I could well put it as the most traditionalist ramen joint. It’s quite similar to my Butao Ramen experience too, where you can eat at the counter. Versus Hanamaruken Ramen and Ikkoryu Fukuoka Ramen, which is minimalist, modern and zen, go-en Ramen’s ambience plays an important part in contributing to the consumer’s experience. I felt like I was teleported to Japan in no time.

go-en ramen quezon city

But does go-en Ramen’s cuisine match its traditionalist atmosphere?

Appetizer: Japanese Pickles and some Cold Japanese Tea

go-en ramen japanese pickles

We were given some Japanese pickles as an appetizer and some cold tea while we wait for our ramen to be served. It’s sour with a hint of saltiness at the same time.

go-en ramen

go-en Ramen

go-en ramen quezon city

go-en Ramen’s signature ramen is light in miso broth, topped with cabbage, squid, hosomen, carrots, negi, naganegi, and moyashi.

go-en ramen quezon city

Sitting on top of all these generous portions of ingredients is a giant prawn. I’d recommend this ramen for those who are on a diet but couldn’t resist the lure of ramen.

Cheese Ramen

go-en ramen quezon city cheese ramen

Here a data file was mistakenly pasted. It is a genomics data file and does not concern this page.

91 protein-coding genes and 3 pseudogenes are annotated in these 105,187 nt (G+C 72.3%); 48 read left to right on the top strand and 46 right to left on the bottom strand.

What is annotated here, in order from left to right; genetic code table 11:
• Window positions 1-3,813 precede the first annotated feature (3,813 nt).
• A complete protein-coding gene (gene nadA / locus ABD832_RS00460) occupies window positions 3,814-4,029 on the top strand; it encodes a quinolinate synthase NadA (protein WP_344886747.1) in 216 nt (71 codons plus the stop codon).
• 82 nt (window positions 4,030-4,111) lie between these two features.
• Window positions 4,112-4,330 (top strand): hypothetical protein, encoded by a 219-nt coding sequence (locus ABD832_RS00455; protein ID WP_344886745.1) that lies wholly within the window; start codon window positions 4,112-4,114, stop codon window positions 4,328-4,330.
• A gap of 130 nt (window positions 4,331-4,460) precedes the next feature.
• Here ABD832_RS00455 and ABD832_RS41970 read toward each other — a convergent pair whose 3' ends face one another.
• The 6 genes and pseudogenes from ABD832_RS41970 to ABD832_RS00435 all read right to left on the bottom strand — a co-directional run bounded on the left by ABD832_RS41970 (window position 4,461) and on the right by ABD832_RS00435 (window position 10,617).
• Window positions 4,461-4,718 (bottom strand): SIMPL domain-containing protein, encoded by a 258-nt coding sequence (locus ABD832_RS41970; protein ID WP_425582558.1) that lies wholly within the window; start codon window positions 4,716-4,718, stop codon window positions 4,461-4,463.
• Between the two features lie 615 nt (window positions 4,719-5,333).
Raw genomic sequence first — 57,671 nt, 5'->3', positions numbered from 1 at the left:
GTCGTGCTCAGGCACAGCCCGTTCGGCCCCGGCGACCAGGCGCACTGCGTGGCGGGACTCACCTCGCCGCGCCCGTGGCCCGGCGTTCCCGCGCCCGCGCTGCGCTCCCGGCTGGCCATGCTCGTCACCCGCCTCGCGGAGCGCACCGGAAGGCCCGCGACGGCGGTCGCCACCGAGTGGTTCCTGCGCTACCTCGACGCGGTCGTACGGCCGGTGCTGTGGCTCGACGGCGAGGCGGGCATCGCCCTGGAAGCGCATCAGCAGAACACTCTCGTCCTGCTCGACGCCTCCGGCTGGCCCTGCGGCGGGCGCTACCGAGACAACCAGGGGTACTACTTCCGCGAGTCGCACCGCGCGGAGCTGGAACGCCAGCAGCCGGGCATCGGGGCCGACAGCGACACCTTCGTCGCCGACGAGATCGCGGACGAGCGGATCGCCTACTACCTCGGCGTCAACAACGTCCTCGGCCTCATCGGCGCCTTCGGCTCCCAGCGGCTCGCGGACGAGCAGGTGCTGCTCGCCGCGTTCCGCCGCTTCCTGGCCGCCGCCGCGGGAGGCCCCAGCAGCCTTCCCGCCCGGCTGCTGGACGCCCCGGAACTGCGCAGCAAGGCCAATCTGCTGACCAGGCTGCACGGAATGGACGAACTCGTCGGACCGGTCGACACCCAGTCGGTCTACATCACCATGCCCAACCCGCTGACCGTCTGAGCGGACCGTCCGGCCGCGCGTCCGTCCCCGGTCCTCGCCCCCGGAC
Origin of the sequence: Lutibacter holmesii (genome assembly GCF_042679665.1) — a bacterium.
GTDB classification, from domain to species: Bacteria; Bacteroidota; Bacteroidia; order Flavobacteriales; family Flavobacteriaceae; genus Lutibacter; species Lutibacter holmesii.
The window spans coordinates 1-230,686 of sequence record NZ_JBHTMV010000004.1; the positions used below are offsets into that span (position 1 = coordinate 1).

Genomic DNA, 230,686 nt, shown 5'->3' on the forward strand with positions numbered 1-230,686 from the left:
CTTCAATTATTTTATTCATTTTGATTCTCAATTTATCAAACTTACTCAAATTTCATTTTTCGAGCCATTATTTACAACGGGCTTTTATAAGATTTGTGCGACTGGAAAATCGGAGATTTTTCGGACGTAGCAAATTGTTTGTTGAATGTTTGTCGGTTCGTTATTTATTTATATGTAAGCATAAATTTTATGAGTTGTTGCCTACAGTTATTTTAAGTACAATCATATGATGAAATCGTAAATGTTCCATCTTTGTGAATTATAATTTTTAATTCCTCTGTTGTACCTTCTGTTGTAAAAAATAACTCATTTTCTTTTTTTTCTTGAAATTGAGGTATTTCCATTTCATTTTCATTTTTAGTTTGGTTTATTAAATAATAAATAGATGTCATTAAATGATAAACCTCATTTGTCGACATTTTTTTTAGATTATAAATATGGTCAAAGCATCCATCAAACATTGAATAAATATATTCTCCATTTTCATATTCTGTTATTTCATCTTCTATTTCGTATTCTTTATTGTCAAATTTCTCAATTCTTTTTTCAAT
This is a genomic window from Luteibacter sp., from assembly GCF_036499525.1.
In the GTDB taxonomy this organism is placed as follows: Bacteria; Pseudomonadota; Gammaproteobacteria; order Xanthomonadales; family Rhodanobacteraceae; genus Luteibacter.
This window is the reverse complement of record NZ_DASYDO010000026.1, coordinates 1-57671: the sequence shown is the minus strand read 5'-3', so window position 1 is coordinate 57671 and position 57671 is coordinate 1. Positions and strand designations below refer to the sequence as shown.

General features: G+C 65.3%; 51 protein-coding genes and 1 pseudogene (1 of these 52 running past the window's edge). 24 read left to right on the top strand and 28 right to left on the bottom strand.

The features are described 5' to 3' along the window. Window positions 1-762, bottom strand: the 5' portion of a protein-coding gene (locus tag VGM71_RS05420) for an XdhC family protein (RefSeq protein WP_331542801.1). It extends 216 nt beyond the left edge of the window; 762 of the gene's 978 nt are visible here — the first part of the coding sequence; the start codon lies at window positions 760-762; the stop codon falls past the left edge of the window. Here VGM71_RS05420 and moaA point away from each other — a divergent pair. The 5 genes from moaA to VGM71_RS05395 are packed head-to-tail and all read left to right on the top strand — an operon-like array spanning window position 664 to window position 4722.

go-en Ramen’s Cheese Ramen is a serious contender to Ramen Nagi’s Green King (basil ramen topped with parmesan cheese).

As it was placed on the table, the grated cheese started melting in the luscious thick and hot miso-based broth. go-en’s Cheese Ramen is topped with moyashi, corn, and minced pork. Of course, Ajitsuke Tamago is served as well. go-en Ramen cooks it soft boiled (Hurray!) as it stays true to its pure cuisine.

go-en ramen quezon city cheese ramen

You can also opt to have Ajitsuke Tamago on the side.

go-en’s Cheese Ramen will remind you of Mt. Fuji in the winter.

Karamiso Ramen

go-en Karamiso ramen

As I was a lover of spicy ramen, I opted for Karamiso Ramen. This is one of go-en’s bestsellers.

go-en Karamiso ramen

This creamy miso-based soup with a spicy kick reminds of Hokkaido as where it hails from. Nori, hosomen, menma, naganegi, hosonegi, benishogo, kikurage, naruto and chasu spells “whew” for me. I can’t remember the last time I had ramen with all these ingredients though it certainly made a checkmark in all of my must-haves in a bowl of ramen: corn, negi, and Ajitsuke Tamago. Aside from this, Ajitsuke Tamago is served along with Karamiso Ramen.

go-en Karamiso ramen